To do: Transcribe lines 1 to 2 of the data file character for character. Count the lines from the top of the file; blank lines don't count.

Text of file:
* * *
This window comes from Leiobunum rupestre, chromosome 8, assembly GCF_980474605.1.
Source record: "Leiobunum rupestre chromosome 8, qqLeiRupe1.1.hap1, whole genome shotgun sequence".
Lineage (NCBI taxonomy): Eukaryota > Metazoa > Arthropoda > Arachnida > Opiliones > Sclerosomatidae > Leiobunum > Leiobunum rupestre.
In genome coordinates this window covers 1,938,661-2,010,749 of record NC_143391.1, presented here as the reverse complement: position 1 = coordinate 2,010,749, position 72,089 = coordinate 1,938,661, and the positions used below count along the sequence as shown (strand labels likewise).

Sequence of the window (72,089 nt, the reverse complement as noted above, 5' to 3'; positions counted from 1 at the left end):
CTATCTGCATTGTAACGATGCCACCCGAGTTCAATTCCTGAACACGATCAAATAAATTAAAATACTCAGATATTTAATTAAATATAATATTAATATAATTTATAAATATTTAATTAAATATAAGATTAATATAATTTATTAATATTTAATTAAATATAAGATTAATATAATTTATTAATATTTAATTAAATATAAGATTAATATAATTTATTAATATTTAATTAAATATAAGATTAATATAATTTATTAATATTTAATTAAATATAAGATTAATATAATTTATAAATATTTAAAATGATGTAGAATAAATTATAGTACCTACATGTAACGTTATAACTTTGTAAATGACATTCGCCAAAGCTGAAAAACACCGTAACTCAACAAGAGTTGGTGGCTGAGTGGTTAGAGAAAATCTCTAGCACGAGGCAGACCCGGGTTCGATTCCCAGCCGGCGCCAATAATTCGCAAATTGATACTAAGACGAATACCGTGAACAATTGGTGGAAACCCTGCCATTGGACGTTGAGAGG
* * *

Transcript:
This window comes from Leiobunum rupestre, chromosome 8, assembly GCF_980474605.1.
Source record: "Leiobunum rupestre chromosome 8, qqLeiRupe1.1.hap1, whole genome shotgun sequence".